Two children of a former Saudi intelligence official have been detained since March in a bid to force their exiled father to return to the kingdom, Human Rights Watch (HRW) said Tuesday.
Saad al-Jabri was a top aide to former Saudi Crown Prince Mohammed bin Nayef for years in the kingdom's interior ministry. He was removed from his post by King Salman in 2015, a move that was not officially explained and led to speculation that it reflected wider tension within the ruling elite. After he fled to Canada in 2017, the Canadian government gave refugee status to al-Jabri, which created a diplomatic row between Ottawa and Riyadh in 2018.
He currently lives in Canada. He was chased and harassed in Canada by Saudi Crown Prince Mohammed bin Salman (MBS), next in line to the throne, as reported by the Middle East Eye in March. The incident followed the arrest of two senior princes that triggered speculation about a possible coup attempt or a sudden deterioration in the king's health. The arrests of the king's younger and beloved brother, Prince Ahmed bin Abdelaziz, and the king's nephew and former counterterrorism czar, Prince Mohammed bin Nayef, sent a message to anyone in the royal family feeling disenfranchised, according to a source in Saudi Arabia with knowledge of the arrests, as reported by The Associated Press (AP).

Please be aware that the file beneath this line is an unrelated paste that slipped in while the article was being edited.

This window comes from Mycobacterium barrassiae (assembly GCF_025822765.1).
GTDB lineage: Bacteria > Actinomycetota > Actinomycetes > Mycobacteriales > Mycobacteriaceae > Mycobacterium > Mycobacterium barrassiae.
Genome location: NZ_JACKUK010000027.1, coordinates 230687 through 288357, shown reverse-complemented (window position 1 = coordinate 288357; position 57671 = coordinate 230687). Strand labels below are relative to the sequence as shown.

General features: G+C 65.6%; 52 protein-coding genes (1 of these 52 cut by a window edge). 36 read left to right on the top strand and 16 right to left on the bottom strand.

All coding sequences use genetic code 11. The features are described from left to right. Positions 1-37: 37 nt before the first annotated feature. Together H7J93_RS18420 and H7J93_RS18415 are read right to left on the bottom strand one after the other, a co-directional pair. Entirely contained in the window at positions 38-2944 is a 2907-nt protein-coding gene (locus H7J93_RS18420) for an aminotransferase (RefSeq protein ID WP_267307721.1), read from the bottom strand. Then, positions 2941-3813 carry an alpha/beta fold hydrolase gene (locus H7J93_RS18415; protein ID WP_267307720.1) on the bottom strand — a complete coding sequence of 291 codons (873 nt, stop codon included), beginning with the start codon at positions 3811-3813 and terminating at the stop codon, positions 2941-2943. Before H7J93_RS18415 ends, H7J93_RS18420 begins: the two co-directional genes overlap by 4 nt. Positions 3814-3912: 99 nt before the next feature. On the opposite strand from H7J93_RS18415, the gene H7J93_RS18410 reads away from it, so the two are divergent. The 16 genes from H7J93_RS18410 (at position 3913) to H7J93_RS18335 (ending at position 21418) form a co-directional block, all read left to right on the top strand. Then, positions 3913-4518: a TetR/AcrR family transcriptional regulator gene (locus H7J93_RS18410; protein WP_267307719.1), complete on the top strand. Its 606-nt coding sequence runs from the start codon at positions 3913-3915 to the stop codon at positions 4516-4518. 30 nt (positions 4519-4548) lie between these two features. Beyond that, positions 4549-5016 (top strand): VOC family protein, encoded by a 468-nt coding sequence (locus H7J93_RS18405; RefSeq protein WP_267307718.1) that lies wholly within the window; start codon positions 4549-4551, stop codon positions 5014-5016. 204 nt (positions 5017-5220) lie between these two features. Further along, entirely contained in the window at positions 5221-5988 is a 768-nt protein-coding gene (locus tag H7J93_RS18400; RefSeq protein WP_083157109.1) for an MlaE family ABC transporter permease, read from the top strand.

Al-Jabri's children, Omar, 21, and Sarah, 20, were arrested 10 days after the two senior princes were detained. Security forces also detained al-Jabri's brother in May, HRW said. An informed source told HRW that al-Jabri left Saudi Arabia before Mohammed bin Nayef was removed from his role as crown prince in June 2017. At the time, al-Jabri's children were stopped at the airport when they tried to leave the country. Authorities froze their bank accounts and financial assets. They were also interrogated about their father's whereabouts and activities, the source told HRW. In early March, security officials told them that their father must return to Saudi Arabia. Days later, security forces arrested them at home in Riyadh.
MBS was the second crown prince before Prince Mohammed bin Nayef was shunted out of the line of succession in mid-2017. In the same year, dozens of Saudi royals, former state officials and influential businessmen were rounded up in an anti-corruption sweep as MBS remained the only crown prince since then. He pursued an unusual method in the kingdom’s domestic politics and destroyed the dynastic balance in the internal political structure to eliminate the threats that may be directed at him.